If you had an entire year to travel anywhere around the world, where would you go?
It’s a wonderfully tantalizing question. Try it out on yourself or a friend. Usually, people will reel off a few bucket list destinations or experiences dreamed up over time: see the Grand Canyon, climb Kilimanjaro, search for the Komodo dragon. Me? I’d like to snorkel with whale sharks in the Seychelles.
Dig deeper and you’ll sense a person’s appetite for adventure, their passions and a glimpse of their worldview – very helpful in today’s polarized society. I love exploring new places, so it was easy to create a wish list for my jaunt around the globe. The more foreign, exotic and different they sounded, the better. Kelimutu? Cool. Ouagadougou? Sign me up. Continue reading
20 years ago last month, I boarded Varig Flight 855 from Washington Dulles to Sao Paulo on a trip that would change my life forever. It was the beginning of an epic 11-month adventure around the world, the dream trip of a lifetime that inspired the creation of TripTuner and reinforced a desire to live life on my own terms. Yet as I boarded that flight, I thought I was making the biggest mistake of my life.
This is the first in a series of #RTW98 posts looking back on that trip: the mechanics and logistics as well as the inner journey, with reflections on how life may have changed in the exotic lands I visited. Like many journeys it is admittedly #allaboutme – very personal. But if you’ve ever considered traveling around the world or taking a sabbatical, you’ll find inspiration and tips for your own jaunt. If you’ve done it, I welcome you to relive that unique magic with me.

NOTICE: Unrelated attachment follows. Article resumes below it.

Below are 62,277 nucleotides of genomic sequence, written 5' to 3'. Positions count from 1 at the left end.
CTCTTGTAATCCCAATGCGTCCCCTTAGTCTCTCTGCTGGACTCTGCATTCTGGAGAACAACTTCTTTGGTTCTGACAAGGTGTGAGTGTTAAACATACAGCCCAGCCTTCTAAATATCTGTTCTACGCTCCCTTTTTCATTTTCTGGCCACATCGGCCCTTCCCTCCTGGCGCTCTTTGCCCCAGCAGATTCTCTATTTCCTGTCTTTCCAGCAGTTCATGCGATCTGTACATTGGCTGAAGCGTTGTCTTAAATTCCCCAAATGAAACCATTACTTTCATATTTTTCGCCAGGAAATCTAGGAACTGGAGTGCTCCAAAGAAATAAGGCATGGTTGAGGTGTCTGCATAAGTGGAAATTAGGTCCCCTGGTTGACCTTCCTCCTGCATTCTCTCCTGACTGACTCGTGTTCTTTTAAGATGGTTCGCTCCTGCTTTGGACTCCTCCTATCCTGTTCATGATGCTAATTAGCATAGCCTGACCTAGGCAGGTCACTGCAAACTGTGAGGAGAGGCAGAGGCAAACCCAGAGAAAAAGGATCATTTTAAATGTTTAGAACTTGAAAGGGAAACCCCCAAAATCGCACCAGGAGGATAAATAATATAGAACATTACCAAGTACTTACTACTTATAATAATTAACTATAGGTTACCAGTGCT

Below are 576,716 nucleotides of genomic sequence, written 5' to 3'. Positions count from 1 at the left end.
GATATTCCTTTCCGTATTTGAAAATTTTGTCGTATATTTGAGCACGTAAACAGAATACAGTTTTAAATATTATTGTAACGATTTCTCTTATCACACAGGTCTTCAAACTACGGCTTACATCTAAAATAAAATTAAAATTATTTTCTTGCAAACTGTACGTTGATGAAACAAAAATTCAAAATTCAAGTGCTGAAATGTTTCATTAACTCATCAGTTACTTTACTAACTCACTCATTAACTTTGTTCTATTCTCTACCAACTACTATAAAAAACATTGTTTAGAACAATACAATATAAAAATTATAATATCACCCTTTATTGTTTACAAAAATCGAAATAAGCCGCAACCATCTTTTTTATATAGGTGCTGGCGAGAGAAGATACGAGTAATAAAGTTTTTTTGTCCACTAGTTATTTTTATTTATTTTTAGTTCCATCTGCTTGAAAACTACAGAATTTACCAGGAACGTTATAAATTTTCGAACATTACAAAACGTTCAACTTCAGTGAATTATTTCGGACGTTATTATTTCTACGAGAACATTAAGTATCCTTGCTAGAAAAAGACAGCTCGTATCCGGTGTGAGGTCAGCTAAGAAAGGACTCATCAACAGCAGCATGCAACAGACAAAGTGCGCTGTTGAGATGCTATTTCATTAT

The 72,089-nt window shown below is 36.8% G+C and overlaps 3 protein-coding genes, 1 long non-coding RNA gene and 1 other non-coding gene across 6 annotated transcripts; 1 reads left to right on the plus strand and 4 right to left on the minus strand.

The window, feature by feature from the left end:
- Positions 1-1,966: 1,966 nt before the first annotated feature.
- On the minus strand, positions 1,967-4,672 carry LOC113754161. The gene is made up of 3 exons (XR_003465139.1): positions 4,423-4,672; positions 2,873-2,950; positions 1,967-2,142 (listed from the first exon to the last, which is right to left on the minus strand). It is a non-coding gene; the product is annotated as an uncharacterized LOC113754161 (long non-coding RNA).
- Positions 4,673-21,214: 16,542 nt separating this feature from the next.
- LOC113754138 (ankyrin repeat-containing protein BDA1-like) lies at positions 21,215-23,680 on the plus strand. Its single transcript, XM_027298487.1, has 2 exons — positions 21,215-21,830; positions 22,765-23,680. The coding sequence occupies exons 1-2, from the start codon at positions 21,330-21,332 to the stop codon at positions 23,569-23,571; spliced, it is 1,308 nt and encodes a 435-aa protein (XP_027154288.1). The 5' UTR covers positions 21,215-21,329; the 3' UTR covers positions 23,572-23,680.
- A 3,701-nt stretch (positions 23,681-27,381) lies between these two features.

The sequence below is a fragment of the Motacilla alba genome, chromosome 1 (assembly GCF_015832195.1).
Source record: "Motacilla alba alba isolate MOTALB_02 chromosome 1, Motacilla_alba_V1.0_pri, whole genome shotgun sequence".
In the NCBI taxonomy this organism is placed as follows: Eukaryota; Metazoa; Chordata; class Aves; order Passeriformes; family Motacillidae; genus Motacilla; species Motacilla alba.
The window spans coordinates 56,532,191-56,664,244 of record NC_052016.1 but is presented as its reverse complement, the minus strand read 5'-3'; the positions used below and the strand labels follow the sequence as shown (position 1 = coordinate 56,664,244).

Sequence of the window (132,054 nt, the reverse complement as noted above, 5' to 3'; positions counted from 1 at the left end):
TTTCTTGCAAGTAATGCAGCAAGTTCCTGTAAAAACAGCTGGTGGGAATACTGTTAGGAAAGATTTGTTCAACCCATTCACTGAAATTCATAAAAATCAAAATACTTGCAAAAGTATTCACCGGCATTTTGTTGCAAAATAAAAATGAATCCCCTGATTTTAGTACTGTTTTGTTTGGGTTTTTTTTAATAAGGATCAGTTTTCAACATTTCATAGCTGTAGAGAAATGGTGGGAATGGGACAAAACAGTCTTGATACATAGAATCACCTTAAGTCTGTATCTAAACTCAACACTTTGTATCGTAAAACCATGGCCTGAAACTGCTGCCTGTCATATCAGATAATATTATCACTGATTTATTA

Sometimes life presents you with a choice between two diametrically opposed options, both of which are right.
Since childhood, I’ve loved to travel. But the thought of traveling around the world – and quitting my job to do it – never crossed my mind until I experienced the corporate world. After 6 years in an intense sales job, I was ready for a change. It wasn’t a dream job, but I loved the independence, social aspect and challenge of sales. Not to mention it was lucrative – it helped me pay off student loans, buy professional DJ gear and visit Europe and the Caribbean every year. The feeling of being debt-free was empowering, sparking thoughts of jumping off the cutthroat corporate treadmill. Continue reading
As 2017 winds down we’re sharing some fresh traveler preference data to help marketers target the world’s top 10 markets next year. It’s not your typical list of up-and-coming destinations (you can always find those here). Nor is it a list of popular activities or themes. Those have been covered thoroughly. Continue reading
We are your source for travel #inspiration.
We’re passionate about travel, with broader ambitions.
We are your self-curation tool, in a world of overwhelming choice.
We’re Tedd, Pierre, Freddy, Jen, Laurie, Huu Da and a virtual army of supporters.
We are TripTuner: a self-funded, profitable #startup celebrating 6 years of fine-tuned #travel.
We’re inviting you to join us on this journey of discovery. You down?